This name server operates in accordance with Internet standards
for service on the ARPANET [Mockapetris83].
.NH 3
System Management
.PP
A new utility, \fIrdist\fP,
has been provided to assist system managers in keeping
all their machines up to date with a consistent set of sources and binaries.
A master set of sources may reside on a single central machine,
or be distributed at (known) locations throughout the environment.
New versions of \fIgetty\fP, \fIinit\fP, and \fIlogin\fP
merge the functions of several
files into a single place, and allow more flexibility in the
startup of processes such as window managers.
.PP
The new utility \fItimed\fP keeps the time on a group of cooperating machines
(within a single LAN) synchronized to within 30 milliseconds.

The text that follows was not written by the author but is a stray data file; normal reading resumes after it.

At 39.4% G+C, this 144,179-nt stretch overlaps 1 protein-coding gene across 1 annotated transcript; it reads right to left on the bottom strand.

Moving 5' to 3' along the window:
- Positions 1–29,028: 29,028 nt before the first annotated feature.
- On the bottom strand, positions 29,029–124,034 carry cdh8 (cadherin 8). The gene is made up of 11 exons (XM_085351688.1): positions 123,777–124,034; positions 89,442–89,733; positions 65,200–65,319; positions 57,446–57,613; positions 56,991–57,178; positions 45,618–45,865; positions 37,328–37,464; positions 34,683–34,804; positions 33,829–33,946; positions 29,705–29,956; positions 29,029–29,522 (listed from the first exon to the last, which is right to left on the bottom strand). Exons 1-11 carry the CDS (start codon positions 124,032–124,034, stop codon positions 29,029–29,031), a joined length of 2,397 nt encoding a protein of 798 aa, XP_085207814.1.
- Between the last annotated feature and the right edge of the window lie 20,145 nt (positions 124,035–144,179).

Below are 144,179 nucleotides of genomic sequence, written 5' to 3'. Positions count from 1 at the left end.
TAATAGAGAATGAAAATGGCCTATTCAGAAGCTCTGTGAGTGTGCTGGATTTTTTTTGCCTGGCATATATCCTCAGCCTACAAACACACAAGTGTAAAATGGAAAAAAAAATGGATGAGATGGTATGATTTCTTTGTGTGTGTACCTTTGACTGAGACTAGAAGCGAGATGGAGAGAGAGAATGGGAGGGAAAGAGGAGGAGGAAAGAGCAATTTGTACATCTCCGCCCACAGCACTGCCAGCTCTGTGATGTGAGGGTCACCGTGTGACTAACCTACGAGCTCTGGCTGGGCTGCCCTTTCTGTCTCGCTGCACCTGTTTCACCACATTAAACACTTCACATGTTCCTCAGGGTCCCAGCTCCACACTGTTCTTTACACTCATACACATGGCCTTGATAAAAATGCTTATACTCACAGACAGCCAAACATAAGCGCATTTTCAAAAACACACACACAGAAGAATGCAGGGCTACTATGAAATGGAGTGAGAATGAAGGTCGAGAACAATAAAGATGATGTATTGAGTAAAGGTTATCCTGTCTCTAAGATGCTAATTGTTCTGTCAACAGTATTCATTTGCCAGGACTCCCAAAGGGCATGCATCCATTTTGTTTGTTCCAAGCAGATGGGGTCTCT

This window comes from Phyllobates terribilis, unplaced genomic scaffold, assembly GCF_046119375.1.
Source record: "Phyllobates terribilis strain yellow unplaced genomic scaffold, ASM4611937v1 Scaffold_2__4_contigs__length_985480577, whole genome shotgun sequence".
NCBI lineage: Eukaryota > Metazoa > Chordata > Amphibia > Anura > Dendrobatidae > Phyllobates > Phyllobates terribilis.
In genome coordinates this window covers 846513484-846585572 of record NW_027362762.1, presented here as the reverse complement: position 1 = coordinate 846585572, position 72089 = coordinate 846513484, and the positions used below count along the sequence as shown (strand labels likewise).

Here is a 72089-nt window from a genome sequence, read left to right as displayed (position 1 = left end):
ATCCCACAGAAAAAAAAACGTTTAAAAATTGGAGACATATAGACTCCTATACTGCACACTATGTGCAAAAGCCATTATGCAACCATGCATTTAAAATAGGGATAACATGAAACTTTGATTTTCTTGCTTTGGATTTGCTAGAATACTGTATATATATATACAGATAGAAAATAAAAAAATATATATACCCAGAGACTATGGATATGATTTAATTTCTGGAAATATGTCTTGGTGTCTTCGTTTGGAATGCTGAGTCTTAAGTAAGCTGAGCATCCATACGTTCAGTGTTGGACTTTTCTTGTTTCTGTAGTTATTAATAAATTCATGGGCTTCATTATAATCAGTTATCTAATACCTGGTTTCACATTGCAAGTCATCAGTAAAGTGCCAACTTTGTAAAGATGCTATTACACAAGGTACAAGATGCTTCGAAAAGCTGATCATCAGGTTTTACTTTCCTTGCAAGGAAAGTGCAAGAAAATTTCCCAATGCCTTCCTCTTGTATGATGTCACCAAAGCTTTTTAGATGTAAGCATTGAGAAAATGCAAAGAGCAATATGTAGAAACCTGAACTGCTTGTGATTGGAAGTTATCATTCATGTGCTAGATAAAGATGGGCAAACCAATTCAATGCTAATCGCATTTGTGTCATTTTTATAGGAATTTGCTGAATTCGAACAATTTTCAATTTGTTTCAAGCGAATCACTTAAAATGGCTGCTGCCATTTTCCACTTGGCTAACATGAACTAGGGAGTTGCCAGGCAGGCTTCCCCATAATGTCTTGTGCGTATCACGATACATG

It does its corrections using a new system call that changes
the rate of time advance without stopping or reversing the system clock.
It normally selects one machine to act as a master.
If the master dies or is partitioned, a new master is elected.
Other machines may participate in a purely slave role.
.NH 3
Routing
.PP
Many bugs in the routing daemon have been fixed;
it is considerably more robust,
and now understands how to properly deal with
subnets and point-to-point networks.
Its operation has been made more efficient by tuning with the use
of execution profiles, along with inline expansion of common operations
using the kernel's \fIinline\fP optimizer.
.NH 3
Compilers
.PP
The symbolic debugger \fIdbx\fP has had many new features added,
and all the known bugs fixed.  In addition \fIdbx\fP
has been extended to work with the Pascal compiler.
The fortran compiler \fIf77\fP has had numerous bugs fixed.
The C compiler has been modified so that it can, optionally,
generate single precision floating point instructions when operating
on single precision variables.